3) Finally, thanks to social media and ready access to media platforms, the Syria conflict is the most documented conflict in history, with at least one minute of video footage recorded for every minute of the conflict; a staggering proposition by any measure. This glut of information means that every violent act, every grotesque violation of human rights, is now freely available in the public domain, accessible to anyone who wishes to search for it, and for anyone who wishes to use it as motivation for reciprocal retributive violence. This focus on the violence potentially also impinges on the potential for conflict resolution, and reconciliation between communities, once the conflict is eventually over. Whilst truth is a fundamental pre-requisite of post-conflict truth and reconciliation, in a strange way, too much ‘truth’ or at least an inordinate and inescapable focus on the clearly documented violence, thanks to social media, may make reconciliation between estranged communities that much more difficult.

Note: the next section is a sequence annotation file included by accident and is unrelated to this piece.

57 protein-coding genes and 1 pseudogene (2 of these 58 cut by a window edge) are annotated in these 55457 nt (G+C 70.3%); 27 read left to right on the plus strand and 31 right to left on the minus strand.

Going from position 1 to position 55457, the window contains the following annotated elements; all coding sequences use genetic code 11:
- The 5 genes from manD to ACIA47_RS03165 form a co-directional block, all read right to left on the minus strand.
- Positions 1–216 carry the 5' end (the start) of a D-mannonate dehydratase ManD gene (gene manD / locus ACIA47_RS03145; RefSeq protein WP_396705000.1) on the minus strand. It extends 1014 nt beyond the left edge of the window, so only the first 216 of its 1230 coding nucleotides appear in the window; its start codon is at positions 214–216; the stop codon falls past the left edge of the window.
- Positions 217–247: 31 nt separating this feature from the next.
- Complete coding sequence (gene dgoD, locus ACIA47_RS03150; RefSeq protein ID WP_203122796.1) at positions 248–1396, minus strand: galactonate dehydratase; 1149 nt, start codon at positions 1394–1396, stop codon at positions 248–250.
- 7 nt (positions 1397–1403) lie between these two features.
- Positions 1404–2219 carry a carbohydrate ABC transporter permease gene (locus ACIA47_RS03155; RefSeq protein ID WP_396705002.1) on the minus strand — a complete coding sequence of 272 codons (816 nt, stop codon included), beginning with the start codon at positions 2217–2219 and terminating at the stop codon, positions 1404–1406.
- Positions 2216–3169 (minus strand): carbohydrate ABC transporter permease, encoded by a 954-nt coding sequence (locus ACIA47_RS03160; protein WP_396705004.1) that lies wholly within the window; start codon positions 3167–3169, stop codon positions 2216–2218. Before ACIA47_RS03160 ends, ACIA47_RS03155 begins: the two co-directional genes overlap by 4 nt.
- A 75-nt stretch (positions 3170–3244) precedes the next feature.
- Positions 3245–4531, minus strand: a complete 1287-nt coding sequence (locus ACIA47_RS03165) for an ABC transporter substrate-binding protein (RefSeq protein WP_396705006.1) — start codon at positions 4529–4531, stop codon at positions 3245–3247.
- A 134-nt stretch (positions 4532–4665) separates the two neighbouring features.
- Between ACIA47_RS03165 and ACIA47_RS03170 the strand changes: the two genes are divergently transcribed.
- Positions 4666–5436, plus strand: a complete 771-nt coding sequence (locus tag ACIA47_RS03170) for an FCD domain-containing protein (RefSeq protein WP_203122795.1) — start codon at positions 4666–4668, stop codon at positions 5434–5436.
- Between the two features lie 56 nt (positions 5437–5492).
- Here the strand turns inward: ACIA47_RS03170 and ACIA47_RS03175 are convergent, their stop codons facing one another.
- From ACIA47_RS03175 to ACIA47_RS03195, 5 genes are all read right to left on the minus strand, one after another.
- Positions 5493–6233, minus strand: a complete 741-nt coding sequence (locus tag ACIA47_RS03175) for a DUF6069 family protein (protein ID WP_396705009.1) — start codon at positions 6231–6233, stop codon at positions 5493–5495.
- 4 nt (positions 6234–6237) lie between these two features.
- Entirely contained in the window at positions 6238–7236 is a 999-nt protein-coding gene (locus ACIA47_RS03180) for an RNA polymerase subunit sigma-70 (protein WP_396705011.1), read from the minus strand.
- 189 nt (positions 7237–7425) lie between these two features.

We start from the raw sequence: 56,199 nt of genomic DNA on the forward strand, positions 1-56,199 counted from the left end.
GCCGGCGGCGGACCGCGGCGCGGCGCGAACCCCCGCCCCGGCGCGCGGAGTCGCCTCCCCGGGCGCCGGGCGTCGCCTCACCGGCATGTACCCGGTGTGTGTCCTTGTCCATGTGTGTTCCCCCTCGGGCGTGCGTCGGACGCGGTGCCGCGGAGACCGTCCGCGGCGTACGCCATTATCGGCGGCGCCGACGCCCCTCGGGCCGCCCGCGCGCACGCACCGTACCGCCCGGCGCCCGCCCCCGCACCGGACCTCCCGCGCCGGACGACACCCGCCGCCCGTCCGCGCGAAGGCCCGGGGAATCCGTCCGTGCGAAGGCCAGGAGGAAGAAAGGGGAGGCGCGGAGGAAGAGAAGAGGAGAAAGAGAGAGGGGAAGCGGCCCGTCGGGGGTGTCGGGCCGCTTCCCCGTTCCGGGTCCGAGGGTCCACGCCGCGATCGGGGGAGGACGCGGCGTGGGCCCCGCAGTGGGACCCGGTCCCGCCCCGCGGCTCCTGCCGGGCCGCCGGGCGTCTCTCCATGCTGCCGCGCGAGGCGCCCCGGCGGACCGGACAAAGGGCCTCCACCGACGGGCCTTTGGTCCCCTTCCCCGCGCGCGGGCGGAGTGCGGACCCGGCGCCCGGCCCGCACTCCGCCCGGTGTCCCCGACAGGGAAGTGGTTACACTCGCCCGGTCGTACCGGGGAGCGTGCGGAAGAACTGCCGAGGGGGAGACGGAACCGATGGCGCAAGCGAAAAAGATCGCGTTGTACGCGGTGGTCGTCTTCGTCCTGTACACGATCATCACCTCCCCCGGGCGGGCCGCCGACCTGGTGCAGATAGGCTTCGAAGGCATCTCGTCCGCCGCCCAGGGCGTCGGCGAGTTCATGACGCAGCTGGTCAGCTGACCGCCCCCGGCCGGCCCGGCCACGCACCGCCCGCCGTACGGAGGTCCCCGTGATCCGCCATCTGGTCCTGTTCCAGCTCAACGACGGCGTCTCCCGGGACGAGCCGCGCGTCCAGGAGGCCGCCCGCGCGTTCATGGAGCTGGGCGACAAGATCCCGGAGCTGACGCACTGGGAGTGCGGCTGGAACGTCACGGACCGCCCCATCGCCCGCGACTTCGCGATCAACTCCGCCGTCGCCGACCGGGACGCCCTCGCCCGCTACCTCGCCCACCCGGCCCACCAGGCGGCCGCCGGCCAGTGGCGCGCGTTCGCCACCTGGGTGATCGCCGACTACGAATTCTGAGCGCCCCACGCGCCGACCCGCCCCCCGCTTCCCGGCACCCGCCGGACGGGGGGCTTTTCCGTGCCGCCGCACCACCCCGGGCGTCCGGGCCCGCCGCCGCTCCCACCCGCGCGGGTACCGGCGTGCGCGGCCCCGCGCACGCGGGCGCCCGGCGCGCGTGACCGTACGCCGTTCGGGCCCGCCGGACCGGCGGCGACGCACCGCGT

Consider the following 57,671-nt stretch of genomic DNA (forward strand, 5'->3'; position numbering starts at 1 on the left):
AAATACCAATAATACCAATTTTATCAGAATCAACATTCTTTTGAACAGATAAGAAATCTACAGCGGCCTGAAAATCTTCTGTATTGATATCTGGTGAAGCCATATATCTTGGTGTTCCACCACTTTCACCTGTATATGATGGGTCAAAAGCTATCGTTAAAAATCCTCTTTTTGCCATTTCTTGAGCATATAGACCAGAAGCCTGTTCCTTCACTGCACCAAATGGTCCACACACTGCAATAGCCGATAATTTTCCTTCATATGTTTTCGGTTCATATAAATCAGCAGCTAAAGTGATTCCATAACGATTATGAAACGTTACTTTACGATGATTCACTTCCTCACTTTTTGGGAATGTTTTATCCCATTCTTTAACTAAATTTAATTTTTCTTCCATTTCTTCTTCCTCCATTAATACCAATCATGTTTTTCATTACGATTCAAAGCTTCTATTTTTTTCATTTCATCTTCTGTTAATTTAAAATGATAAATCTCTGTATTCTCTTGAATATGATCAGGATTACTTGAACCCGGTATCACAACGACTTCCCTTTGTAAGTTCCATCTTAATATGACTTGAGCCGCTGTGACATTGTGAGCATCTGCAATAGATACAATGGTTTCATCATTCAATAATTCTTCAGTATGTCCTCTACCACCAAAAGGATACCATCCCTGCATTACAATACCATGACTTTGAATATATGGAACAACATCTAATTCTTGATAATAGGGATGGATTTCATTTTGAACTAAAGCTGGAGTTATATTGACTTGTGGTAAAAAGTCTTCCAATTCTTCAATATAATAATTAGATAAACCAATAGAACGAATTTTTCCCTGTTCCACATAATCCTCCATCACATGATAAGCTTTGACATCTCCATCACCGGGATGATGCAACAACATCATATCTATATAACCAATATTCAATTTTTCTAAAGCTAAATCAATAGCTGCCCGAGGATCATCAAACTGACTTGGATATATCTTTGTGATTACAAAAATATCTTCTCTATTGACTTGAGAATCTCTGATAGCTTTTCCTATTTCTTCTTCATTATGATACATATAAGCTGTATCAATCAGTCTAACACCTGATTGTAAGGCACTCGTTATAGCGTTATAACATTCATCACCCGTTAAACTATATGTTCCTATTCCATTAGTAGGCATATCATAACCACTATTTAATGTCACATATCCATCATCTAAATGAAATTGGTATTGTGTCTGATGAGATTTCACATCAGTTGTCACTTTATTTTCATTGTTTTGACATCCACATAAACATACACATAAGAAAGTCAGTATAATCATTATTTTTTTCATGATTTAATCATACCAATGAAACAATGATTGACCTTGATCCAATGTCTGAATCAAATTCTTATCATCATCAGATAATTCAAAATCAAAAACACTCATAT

However, in recognising the amplification effect of social media, they also argued that it is important not to throw the baby out with the bath water, and recognise the utility that analysis of social media and big data in particular may hold. The recent Ebola virus outbreak in West Africa, for example, was identified by big data analysis tools that used algorithms to scour tens of thousands of social media sites and social networks, a full 9 days prior to the outbreak’s recognition by the World Health Organisation (WHO). Following a similar logic, it may be possible to predict where outbreaks of violence are likely to occur through the mapping of Pre-Conflict using big data analyses. It may be possible to offer early interventions at these critical violent flashpoints to resolve or mitigate conflict.

The project is ongoing and the team will be publishing a range of outputs over the next few months, including policy briefing papers in addition to academic articles.